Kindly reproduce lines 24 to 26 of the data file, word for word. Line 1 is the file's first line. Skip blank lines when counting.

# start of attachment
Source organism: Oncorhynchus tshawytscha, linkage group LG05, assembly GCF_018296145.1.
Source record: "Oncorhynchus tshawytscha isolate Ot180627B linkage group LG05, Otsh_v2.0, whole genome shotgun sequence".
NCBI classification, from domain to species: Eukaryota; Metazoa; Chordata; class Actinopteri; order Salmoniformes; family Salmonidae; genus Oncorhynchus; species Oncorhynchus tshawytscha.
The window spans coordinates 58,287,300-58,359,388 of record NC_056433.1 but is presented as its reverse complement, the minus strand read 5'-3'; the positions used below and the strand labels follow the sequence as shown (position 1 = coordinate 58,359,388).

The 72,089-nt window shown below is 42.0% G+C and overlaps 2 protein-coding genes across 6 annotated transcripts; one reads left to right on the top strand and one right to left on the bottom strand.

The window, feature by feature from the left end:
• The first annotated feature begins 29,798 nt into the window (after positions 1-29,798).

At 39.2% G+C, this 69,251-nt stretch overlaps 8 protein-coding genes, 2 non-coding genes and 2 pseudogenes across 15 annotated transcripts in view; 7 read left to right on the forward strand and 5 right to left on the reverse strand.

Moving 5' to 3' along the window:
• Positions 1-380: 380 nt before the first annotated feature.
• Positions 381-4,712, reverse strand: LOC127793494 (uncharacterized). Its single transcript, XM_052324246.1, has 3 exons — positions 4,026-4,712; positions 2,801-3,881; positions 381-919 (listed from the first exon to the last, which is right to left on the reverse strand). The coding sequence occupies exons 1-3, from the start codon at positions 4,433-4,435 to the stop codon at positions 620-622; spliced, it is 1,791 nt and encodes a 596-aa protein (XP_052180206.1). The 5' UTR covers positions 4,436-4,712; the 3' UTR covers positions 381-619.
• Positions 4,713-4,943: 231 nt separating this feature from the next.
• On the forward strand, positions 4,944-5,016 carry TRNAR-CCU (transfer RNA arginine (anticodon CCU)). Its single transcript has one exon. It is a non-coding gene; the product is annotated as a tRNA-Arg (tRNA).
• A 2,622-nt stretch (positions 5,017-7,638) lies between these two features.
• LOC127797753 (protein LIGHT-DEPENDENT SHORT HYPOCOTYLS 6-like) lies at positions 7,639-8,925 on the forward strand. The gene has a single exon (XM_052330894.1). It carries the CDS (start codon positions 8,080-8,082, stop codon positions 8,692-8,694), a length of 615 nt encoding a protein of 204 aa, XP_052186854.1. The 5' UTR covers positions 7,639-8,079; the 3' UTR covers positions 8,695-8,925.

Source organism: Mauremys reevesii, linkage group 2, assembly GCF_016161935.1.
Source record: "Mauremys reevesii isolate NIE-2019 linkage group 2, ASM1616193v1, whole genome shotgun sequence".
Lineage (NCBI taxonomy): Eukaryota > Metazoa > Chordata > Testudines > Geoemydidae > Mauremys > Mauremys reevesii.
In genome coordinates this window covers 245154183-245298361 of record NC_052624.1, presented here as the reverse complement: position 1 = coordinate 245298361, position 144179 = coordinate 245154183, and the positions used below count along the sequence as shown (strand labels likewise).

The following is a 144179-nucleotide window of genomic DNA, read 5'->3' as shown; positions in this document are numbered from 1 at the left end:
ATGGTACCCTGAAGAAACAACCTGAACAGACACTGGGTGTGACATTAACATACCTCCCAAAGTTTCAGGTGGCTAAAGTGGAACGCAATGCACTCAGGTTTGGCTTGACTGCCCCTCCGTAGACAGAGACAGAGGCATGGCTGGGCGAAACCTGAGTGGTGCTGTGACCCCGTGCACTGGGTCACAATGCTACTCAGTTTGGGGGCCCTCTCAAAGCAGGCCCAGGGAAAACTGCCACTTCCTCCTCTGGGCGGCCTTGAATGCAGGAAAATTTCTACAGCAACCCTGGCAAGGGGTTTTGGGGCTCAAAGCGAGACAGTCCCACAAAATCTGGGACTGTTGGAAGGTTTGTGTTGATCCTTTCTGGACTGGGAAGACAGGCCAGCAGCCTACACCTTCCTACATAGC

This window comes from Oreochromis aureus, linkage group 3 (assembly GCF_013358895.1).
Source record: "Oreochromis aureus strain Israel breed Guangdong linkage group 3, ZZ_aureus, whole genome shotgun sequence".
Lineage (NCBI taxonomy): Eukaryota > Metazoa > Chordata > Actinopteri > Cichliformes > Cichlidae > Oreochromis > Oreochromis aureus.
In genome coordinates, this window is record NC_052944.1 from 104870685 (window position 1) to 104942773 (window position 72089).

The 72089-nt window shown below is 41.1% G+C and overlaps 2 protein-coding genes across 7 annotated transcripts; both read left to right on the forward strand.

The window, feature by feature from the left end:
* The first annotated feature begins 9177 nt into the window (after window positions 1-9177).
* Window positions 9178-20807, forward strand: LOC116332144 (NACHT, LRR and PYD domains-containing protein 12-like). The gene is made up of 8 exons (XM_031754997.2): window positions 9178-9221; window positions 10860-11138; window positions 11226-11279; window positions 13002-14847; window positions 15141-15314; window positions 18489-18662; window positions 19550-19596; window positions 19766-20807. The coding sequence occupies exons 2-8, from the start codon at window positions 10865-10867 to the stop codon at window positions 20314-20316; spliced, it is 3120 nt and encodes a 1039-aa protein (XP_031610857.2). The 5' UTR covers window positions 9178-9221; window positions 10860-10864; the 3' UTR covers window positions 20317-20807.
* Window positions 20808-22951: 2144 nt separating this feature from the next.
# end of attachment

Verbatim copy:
Lineage (NCBI taxonomy): Eukaryota > Metazoa > Chordata > Actinopteri > Cichliformes > Cichlidae > Oreochromis > Oreochromis aureus.
In genome coordinates, this window is record NC_052944.1 from 104870685 (window position 1) to 104942773 (window position 72089).

The 72089-nt window shown below is 41.1% G+C and overlaps 2 protein-coding genes across 7 annotated transcripts; both read left to right on the forward strand.